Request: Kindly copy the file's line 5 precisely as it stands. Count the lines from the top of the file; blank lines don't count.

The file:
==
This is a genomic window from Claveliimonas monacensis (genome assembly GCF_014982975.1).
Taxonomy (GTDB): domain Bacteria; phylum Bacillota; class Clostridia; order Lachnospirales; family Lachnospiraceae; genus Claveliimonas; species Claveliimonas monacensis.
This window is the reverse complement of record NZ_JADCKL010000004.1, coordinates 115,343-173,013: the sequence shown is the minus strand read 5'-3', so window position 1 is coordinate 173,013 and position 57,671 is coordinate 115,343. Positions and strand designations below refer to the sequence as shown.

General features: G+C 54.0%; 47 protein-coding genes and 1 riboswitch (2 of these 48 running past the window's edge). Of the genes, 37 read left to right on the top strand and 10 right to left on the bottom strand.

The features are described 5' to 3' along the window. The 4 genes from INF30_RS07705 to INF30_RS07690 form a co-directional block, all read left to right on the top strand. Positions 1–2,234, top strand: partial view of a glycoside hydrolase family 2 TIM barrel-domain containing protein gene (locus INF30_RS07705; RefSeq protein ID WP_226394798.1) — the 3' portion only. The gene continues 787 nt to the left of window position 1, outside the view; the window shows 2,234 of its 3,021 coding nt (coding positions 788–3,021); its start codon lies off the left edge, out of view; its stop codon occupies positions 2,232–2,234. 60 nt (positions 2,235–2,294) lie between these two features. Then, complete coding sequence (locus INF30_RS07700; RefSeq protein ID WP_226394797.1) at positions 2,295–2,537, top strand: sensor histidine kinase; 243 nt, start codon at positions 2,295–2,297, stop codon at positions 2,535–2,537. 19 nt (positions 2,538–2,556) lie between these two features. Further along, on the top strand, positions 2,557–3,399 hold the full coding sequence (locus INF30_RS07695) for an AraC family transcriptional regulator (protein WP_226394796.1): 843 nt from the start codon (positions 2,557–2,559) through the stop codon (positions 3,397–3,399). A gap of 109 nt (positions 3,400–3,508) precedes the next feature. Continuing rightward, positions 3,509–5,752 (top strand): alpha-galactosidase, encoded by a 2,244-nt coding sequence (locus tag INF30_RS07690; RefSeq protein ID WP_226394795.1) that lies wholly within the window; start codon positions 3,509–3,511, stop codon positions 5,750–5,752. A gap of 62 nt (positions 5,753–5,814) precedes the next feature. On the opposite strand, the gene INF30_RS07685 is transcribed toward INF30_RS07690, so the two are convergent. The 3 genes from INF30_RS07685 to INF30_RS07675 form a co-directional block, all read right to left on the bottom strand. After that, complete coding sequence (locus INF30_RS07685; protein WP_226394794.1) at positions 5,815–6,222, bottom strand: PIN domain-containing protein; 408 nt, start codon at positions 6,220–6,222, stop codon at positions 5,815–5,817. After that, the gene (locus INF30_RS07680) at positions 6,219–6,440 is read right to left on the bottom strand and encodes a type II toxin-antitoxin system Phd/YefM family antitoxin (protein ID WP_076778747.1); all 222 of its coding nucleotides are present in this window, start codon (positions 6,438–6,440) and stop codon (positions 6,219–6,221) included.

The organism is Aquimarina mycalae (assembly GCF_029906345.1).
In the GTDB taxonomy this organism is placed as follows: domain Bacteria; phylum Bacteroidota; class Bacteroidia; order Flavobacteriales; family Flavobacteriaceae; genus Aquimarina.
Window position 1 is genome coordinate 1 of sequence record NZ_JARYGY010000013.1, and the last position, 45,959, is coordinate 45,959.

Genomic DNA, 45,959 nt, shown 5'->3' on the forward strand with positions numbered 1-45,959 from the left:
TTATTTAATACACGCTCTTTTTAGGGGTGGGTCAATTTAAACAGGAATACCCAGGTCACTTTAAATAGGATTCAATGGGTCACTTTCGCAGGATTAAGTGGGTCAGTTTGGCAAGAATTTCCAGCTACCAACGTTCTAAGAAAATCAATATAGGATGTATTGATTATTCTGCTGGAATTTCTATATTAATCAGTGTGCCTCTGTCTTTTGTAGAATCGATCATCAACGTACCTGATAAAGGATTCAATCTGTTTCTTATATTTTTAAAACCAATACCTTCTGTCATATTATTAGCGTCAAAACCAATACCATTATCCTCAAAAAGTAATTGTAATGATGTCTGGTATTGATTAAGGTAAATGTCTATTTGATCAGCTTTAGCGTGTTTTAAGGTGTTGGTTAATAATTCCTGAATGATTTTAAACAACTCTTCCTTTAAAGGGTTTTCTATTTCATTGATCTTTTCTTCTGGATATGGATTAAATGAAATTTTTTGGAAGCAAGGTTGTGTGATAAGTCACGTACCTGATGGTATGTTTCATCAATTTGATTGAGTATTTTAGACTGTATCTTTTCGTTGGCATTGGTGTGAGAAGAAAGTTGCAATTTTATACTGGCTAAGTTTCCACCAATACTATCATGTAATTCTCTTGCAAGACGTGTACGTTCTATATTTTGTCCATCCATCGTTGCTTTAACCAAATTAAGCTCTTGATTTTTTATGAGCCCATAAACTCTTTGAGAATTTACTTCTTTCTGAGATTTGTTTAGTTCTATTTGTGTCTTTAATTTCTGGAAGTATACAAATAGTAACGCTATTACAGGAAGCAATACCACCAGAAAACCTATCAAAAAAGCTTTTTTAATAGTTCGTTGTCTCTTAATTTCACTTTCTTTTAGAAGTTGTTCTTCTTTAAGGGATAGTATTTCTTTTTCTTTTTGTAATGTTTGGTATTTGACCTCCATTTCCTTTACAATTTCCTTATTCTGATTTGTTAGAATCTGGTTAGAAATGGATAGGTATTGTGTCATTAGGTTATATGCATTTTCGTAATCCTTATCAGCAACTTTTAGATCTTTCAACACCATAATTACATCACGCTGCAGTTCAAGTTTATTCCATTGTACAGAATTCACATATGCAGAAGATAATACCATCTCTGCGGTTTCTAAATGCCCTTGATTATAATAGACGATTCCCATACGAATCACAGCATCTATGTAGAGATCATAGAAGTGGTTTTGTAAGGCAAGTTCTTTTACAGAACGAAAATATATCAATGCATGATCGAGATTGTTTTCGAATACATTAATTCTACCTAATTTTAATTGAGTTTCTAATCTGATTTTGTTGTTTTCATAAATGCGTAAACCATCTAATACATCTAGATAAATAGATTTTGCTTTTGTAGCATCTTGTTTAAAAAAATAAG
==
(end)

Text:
The features are described 5' to 3' along the window. The 4 genes from INF30_RS07705 to INF30_RS07690 form a co-directional block, all read left to right on the top strand. Positions 1–2,234, top strand: partial view of a glycoside hydrolase family 2 TIM barrel-domain containing protein gene (locus INF30_RS07705; RefSeq protein ID WP_226394798.1) — the 3' portion only. The gene continues 787 nt to the left of window position 1, outside the view; the window shows 2,234 of its 3,021 coding nt (coding positions 788–3,021); its start codon lies off the left edge, out of view; its stop codon occupies positions 2,232–2,234. 60 nt (positions 2,235–2,294) lie between these two features. Then, complete coding sequence (locus INF30_RS07700; RefSeq protein ID WP_226394797.1) at positions 2,295–2,537, top strand: sensor histidine kinase; 243 nt, start codon at positions 2,295–2,297, stop codon at positions 2,535–2,537. 19 nt (positions 2,538–2,556) lie between these two features. Further along, on the top strand, positions 2,557–3,399 hold the full coding sequence (locus INF30_RS07695) for an AraC family transcriptional regulator (protein WP_226394796.1): 843 nt from the start codon (positions 2,557–2,559) through the stop codon (positions 3,397–3,399). A gap of 109 nt (positions 3,400–3,508) precedes the next feature. Continuing rightward, positions 3,509–5,752 (top strand): alpha-galactosidase, encoded by a 2,244-nt coding sequence (locus tag INF30_RS07690; RefSeq protein ID WP_226394795.1) that lies wholly within the window; start codon positions 3,509–3,511, stop codon positions 5,750–5,752. A gap of 62 nt (positions 5,753–5,814) precedes the next feature. On the opposite strand, the gene INF30_RS07685 is transcribed toward INF30_RS07690, so the two are convergent. The 3 genes from INF30_RS07685 to INF30_RS07675 form a co-directional block, all read right to left on the bottom strand. After that, complete coding sequence (locus INF30_RS07685; protein WP_226394794.1) at positions 5,815–6,222, bottom strand: PIN domain-containing protein; 408 nt, start codon at positions 6,220–6,222, stop codon at positions 5,815–5,817. After that, the gene (locus INF30_RS07680) at positions 6,219–6,440 is read right to left on the bottom strand and encodes a type II toxin-antitoxin system Phd/YefM family antitoxin (protein ID WP_076778747.1); all 222 of its coding nucleotides are present in this window, start codon (positions 6,438–6,440) and stop codon (positions 6,219–6,221) included.